As well as speeding up data transfers, 5G networks will enable self-driving cars to talk to each other and to things like smart traffic lights. They’ll also connect and control a vast number of robots in factories and other locations. And the military will use them for all kinds of applications, too. This will dramatically expand the number of connected devices—and the chaos that can be caused if the networks supporting them are hacked. It will also ramp up the amount of corporate and other data that hackers can target. 

Chinese firms will ship tech to countries in defiance of a US trade embargo
Huawei isn’t as immune to Chinese government influence as it claims to be

Chưởng lực của Cái bang Trump béo

shared from fb nguyen duc thanh,
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Chưởng lực của Cái Bang Trăm Béo.

Thị trường chứng khoán Tàu mất 1/4 số điểm trong năm 2018, tương đương 2,3 nghìn tỷ Mỹ kim. Để các bạn hình dung con số này có ý nghĩa thế nào, tôi xin lấy một vài so sánh. Nó gần bằng GDP của Ấn Độ nước có 1,4 tỷ dân, bằng hai lần GDP của Indonesia - nước có dân số và GDP lớn nhất ASEAN. Nó cũng bằng khoảng 10 lần GDP của Việt Nam và bằng gần 40 lần dự trữ ngoại hối của Việt Nam.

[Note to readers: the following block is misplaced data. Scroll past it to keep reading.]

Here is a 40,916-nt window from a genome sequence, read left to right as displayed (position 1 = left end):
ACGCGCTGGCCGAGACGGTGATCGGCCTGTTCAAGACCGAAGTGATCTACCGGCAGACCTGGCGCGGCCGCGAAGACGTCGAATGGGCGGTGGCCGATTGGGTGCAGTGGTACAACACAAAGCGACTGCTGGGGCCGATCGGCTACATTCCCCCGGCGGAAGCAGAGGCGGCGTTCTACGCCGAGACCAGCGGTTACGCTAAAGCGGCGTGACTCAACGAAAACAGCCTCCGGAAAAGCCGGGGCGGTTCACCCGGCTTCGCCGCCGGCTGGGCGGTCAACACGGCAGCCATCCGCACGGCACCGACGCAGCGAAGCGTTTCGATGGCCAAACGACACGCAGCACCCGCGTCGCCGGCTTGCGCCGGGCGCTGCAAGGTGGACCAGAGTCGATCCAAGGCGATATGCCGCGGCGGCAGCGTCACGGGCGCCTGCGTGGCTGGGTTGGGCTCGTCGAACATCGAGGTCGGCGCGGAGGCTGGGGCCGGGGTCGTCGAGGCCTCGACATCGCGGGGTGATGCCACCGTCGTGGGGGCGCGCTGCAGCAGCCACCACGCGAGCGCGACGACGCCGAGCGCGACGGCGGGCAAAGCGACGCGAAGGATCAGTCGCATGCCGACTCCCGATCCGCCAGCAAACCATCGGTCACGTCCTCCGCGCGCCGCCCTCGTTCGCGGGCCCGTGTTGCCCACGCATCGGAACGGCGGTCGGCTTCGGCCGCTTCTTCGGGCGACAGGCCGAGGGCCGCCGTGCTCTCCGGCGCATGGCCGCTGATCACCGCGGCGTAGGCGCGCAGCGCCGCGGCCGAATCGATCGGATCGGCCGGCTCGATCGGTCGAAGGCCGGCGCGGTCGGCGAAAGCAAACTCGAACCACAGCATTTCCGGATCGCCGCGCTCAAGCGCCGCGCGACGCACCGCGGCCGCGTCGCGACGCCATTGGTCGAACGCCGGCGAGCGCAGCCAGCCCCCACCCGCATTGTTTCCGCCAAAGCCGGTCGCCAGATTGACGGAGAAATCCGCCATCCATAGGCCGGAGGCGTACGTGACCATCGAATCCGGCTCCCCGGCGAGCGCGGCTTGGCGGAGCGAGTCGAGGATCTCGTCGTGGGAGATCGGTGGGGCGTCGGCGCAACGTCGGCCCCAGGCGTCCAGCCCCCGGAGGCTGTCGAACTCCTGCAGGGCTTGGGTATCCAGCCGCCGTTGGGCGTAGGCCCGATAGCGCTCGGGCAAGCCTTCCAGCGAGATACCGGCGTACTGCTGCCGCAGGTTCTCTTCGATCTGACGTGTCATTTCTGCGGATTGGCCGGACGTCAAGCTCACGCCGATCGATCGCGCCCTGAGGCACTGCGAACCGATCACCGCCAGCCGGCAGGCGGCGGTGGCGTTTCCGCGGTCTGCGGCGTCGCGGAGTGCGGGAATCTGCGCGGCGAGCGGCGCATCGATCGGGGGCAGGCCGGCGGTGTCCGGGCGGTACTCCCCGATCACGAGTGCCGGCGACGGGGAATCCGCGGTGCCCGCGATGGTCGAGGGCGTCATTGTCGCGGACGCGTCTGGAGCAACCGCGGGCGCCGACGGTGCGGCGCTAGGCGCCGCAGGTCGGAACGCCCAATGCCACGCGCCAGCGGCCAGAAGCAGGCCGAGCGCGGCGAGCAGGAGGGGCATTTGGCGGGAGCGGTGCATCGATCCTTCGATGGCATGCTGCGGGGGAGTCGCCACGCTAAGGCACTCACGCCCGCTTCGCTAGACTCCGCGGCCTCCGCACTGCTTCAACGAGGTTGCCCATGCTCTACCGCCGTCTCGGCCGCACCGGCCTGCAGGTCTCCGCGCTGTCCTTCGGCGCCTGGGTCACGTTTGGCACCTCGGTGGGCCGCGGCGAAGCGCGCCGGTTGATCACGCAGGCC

Việc chứng khoán giảm mạnh thế này sẽ ít nhiều ảnh hưởng đến quy mô tài sản của các cá nhân và doanh nghiệp, và vì thế có thể lan toả sang cả các ngân hàng. Tuy nhiên, thảm hoạ đối với hệ thống ngân hàng Tàu chỉ xảy ra khi giá bất động sản bắt đầu suy sụp. Cái này thì hiện chính phủ Tàu vẫn đang phải chống đỡ bằng mọi giá. Và đến được khi nào thì chưa ai biết.

Sự giảm điểm của thị trường chứng khoán, tiếc thay, không phải là kết cục, mà mới chỉ sự khởi đầu. Vì thị trường Ck phản ánh kỳ vọng (chạy trước) về nền kinh tế. Điều ấy có nghĩa là sự suy giảm của nền kinh tế thực mới chỉ bắt đầu.

Điều này cho thấy Tập Cận Bình hầu như không còn gì để đàm phán với Trump. Chỉ có bó tay cúi đầu trong các cuộc đàm phán sắp tới mà thôi.
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For China’s stock investors (nhà đầu tư) and forecasters (nhà dự báo/phân tích kinh tế), 2018 has been a gloomy (tối tăm, u ám, ảm đạm) year marked by unwelcoming (không được hoan nghênh) milestones (sự kiện/mốc quan trọng).

The benchmark (chuẩn, tiêu chuẩn, làm chuẩn) Shanghai Composite Index is 25 percent below where it started this year, making it the worst-performing major stock market in the world. The breakout of a trade war between the U.S. and China has wiped out $2.4 trillion this year, while a deleveraging drive has squeezed margin debt to just one-third of its peak in 2015.